Objective Giving birth to an infant with very low birth weight (VLBW) is a major life event for a mother. Several studies have shown that mothers of these infants are at greater risk of psychological distress. The aim of this study was to investigate the level of depressive symptoms and to determine the associated factors among mothers who have infants with VLBW.
Methods The sample consisted of 105 subjects: 35 mothers of VLBW infants (< 1500 g), 35 mothers of low birth weight (LBW) infants (1500–2500 g), and 35 mothers of healthy term infants (> 2500 g). The Edinburgh Postpartum Depression Scale (EPDS) was used to detect maternal depressive symptoms. Maternal social support was assessed by the Multidimensional Scale of Perceived Social Support (MSPSS).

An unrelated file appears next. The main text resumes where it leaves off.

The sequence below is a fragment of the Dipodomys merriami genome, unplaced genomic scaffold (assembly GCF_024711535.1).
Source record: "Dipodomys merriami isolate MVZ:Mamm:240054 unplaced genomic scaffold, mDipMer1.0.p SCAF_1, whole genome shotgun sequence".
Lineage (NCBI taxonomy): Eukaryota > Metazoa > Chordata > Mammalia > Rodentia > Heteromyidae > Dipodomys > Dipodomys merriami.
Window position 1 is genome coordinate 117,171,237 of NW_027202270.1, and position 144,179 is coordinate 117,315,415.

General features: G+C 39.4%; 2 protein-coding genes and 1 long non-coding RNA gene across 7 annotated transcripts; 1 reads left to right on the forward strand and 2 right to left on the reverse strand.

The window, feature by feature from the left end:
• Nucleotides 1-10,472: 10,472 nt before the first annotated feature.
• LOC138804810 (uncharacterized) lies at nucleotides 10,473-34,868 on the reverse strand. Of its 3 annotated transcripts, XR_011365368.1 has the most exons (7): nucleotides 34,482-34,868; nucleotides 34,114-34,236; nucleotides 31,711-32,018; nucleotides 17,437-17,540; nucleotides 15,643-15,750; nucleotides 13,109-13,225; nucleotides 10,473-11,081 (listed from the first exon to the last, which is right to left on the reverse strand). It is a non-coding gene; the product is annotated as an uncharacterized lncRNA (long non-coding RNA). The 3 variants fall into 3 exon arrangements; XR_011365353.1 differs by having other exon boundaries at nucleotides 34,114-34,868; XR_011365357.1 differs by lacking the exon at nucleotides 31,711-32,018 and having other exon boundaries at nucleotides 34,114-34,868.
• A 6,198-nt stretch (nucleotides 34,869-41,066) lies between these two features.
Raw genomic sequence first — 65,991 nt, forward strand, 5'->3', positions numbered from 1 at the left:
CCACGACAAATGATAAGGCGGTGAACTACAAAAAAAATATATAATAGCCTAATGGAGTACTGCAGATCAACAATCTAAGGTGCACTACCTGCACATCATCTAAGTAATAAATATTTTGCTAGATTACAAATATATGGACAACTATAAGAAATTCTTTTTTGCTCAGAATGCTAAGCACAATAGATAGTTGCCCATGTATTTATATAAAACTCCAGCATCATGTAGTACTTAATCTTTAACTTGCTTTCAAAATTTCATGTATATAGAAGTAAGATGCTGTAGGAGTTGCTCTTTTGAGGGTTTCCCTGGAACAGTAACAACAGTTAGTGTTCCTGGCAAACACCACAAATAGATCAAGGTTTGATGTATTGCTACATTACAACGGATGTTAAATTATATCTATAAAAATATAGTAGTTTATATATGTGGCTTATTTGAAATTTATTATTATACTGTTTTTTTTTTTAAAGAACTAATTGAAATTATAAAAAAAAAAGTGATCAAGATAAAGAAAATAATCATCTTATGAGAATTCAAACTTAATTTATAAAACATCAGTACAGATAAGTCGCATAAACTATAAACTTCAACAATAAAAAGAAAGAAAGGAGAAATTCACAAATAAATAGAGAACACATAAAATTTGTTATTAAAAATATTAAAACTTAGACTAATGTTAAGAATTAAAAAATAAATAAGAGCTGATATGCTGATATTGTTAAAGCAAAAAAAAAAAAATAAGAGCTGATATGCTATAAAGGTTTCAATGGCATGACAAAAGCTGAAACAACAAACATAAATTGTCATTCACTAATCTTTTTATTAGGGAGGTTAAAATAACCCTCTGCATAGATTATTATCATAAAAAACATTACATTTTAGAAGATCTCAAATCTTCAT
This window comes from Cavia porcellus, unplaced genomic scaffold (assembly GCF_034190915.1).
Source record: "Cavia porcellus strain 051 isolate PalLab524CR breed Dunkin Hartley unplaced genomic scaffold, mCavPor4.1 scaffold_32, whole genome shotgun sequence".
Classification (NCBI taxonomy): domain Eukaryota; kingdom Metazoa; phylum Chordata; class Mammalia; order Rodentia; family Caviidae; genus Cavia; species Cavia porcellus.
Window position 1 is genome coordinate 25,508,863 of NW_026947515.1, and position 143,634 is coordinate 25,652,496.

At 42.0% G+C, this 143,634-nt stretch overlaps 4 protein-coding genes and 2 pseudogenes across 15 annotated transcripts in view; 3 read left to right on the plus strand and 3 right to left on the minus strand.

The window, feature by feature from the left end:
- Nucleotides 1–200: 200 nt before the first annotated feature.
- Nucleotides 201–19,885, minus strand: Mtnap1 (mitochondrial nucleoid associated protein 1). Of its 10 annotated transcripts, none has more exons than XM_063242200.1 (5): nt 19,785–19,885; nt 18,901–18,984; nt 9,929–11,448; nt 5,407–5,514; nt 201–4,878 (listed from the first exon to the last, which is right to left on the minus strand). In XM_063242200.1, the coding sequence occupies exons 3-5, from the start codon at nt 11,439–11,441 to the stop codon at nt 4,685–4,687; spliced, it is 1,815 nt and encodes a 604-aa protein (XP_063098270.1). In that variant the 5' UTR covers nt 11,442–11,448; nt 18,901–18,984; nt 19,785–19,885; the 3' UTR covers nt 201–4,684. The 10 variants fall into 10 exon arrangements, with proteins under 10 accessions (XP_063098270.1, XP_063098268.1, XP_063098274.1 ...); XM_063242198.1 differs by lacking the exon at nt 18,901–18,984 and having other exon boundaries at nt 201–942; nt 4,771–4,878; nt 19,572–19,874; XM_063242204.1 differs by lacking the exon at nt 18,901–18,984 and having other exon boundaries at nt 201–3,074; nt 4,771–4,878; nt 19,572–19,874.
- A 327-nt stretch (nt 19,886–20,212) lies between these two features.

Results The mean EPDS score and the number of mothers with high depressive scores (EPDS>12) were significantly higher in mothers of infants with VLBW than in mothers of LBW and term infants. EPDS score was negatively correlated with birth weight, gestational age, and perceived social support and positively correlated with duration of hospital stay in mothers of infants with VLBW. Low birth weight and long hospital stay were found as predictors of postpartum depression in mothers of infants with VLBW.
Conclusion The birth and subsequent hospitalization of an infant with very low birth weight evoke psychological distress in mothers. Pediatricians should be more careful about depressive symptoms of mothers of infants with VLBW and should refer for counseling when it is necessary.